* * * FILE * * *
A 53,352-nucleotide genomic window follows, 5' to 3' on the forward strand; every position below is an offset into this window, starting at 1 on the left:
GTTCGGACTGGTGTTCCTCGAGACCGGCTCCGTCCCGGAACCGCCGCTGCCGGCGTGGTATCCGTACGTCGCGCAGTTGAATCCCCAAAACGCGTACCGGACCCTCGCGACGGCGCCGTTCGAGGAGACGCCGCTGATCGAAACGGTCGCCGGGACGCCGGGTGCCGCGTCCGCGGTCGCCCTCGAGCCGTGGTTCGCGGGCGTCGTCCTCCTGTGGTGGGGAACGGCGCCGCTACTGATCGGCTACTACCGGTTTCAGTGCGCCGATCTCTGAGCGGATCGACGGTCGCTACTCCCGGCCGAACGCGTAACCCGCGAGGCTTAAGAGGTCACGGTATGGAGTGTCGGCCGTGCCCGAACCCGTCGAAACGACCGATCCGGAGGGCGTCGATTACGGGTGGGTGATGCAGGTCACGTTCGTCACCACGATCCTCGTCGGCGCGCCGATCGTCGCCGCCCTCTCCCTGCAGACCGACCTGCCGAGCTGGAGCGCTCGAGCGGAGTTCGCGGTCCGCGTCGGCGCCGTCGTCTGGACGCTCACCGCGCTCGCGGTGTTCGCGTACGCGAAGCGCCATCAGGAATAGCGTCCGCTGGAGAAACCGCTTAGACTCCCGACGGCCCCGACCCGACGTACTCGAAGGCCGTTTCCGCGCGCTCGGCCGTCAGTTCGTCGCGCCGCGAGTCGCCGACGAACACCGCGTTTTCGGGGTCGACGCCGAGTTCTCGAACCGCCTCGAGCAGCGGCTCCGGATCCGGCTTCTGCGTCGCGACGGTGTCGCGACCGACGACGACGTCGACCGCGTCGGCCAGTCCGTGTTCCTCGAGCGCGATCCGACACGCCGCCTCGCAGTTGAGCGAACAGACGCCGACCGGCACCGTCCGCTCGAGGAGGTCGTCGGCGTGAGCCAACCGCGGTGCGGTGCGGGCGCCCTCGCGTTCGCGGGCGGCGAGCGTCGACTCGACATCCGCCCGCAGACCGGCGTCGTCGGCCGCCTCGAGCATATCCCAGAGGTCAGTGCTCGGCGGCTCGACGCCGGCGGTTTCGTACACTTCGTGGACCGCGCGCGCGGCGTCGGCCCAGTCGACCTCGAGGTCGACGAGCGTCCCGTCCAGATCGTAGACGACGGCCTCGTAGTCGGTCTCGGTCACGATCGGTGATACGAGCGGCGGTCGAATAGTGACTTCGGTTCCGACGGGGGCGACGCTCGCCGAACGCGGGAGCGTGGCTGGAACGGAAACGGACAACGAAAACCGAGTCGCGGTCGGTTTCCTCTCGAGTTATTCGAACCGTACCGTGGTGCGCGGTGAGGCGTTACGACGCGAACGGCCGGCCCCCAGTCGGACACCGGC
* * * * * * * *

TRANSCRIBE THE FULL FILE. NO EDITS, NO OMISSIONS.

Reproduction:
A 53,352-nucleotide genomic window follows, 5' to 3' on the forward strand; every position below is an offset into this window, starting at 1 on the left:
GTTCGGACTGGTGTTCCTCGAGACCGGCTCCGTCCCGGAACCGCCGCTGCCGGCGTGGTATCCGTACGTCGCGCAGTTGAATCCCCAAAACGCGTACCGGACCCTCGCGACGGCGCCGTTCGAGGAGACGCCGCTGATCGAAACGGTCGCCGGGACGCCGGGTGCCGCGTCCGCGGTCGCCCTCGAGCCGTGGTTCGCGGGCGTCGTCCTCCTGTGGTGGGGAACGGCGCCGCTACTGATCGGCTACTACCGGTTTCAGTGCGCCGATCTCTGAGCGGATCGACGGTCGCTACTCCCGGCCGAACGCGTAACCCGCGAGGCTTAAGAGGTCACGGTATGGAGTGTCGGCCGTGCCCGAACCCGTCGAAACGACCGATCCGGAGGGCGTCGATTACGGGTGGGTGATGCAGGTCACGTTCGTCACCACGATCCTCGTCGGCGCGCCGATCGTCGCCGCCCTCTCCCTGCAGACCGACCTGCCGAGCTGGAGCGCTCGAGCGGAGTTCGCGGTCCGCGTCGGCGCCGTCGTCTGGACGCTCACCGCGCTCGCGGTGTTCGCGTACGCGAAGCGCCATCAGGAATAGCGTCCGCTGGAGAAACCGCTTAGACTCCCGACGGCCCCGACCCGACGTACTCGAAGGCCGTTTCCGCGCGCTCGGCCGTCAGTTCGTCGCGCCGCGAGTCGCCGACGAACACCGCGTTTTCGGGGTCGACGCCGAGTTCTCGAACCGCCTCGAGCAGCGGCTCCGGATCCGGCTTCTGCGTCGCGACGGTGTCGCGACCGACGACGACGTCGACCGCGTCGGCCAGTCCGTGTTCCTCGAGCGCGATCCGACACGCCGCCTCGCAGTTGAGCGAACAGACGCCGACCGGCACCGTCCGCTCGAGGAGGTCGTCGGCGTGAGCCAACCGCGGTGCGGTGCGGGCGCCCTCGCGTTCGCGGGCGGCGAGCGTCGACTCGACATCCGCCCGCAGACCGGCGTCGTCGGCCGCCTCGAGCATATCCCAGAGGTCAGTGCTCGGCGGCTCGACGCCGGCGGTTTCGTACACTTCGTGGACCGCGCGCGCGGCGTCGGCCCAGTCGACCTCGAGGTCGACGAGCGTCCCGTCCAGATCGTAGACGACGGCCTCGTAGTCGGTCTCGGTCACGATCGGTGATACGAGCGGCGGTCGAATAGTGACTTCGGTTCCGACGGGGGCGACGCTCGCCGAACGCGGGAGCGTGGCTGGAACGGAAACGGACAACGAAAACCGAGTCGCGGTCGGTTTCCTCTCGAGTTATTCGAACCGTACCGTGGTGCGCGGTGAGGCGTTACGACGCGAACGGCCGGCCCCCAGTCGGACACCGGC